Germany agrees historic mandatory quota for female executives in the boardroom

Suban Abdulla
·2 min read
Business people listening in meeting
Businesses where the German government owns a majority stake, will be required to to fill 30% of the chairs in their boardrooms with women. Photo: Getty

Germany’s coalition parties have agreed to introduce a mandatory quota for women in senior positions at leading companies in the country.

Chancellor Angela Merkel’s Christian Democratic Union (CDU) and junior partner, the Social Democrats, agreed a bill, which will see at least one female board member on firms listed on the stock exchange (^GDAXI).

A system of voluntary commitments to gender equality has been in force since 2015, but was unsuccessful.

The move has been hailed a necessary step on the road to exterminate gender inequality in the german workplace, after firms were found to be failing to take voluntary steps to tackle the issue.

Businesses where the German government owns a majority stake, will be required to to fill 30% of the chairs in their boardrooms with women.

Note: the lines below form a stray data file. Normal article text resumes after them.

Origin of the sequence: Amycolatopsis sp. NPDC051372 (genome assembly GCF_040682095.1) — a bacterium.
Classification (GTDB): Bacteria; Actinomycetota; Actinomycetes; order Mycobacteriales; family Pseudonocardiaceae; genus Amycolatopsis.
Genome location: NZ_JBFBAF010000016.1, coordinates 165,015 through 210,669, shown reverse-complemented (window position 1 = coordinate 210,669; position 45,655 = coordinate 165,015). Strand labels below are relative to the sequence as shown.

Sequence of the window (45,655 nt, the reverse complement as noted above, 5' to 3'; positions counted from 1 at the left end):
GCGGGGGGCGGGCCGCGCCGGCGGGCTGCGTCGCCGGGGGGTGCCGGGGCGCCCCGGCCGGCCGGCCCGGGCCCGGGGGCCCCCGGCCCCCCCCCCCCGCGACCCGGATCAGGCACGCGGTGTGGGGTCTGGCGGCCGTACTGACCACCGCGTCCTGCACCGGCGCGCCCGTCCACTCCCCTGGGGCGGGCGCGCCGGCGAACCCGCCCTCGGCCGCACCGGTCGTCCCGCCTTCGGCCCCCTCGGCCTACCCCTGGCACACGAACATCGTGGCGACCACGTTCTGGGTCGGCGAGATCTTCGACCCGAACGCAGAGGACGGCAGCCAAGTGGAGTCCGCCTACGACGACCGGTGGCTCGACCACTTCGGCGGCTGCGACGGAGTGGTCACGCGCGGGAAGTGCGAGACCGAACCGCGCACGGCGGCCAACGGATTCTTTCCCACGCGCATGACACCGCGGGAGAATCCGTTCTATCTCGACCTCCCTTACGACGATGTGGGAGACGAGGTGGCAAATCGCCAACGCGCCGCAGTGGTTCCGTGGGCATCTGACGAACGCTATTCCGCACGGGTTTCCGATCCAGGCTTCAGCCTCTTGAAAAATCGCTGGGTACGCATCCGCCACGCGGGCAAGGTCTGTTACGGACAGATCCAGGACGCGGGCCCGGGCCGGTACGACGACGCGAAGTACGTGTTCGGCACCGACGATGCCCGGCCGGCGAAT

READ MORE: Despite progress FTSE 100 boardrooms still overwhelmingly male

Germany’s justice minister Christine Lambrecht said that “this law is a huge success for women in Germany, and offers not just a great chance for society but for the companies too.”

In 2018, the coalition parties agreed to pass a law that would seek to improve conditions for women at the top in German business.

Meanwhile, Franziska Giffey, minister for families and women, called the deal a historic breakthrough. “We are putting an end to women-free C-suites in big companies,” Giffey said.

She conceded that a legislation enacted in 2015 that forced firms to publish targets for female participation at board level failed to yield the desired results.

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According to a survey by the Swedish-German AllBright Foundation, women currently make up only 12.8% of the management boards on firms listed on Germany’s blue-chip DAX index.

In comparison, the proportion of women in leadership roles is 24.5% in the UK, 28.6% in the US, 22.2% in France and 24.9% in Sweden.

The research also shows that German C-suites have become more male-dominated in recent months, with the number of women in senior executive positions in the country falling to 23 at the start of September, from 29 last year.

The steel giant ThyssenKrupp (TKA.DE) is one of the few German conglomerates to have a female CEO, Martina Merz. She took the helm at the struggling manufacturer in 2019 and has been attempting to turn things around.

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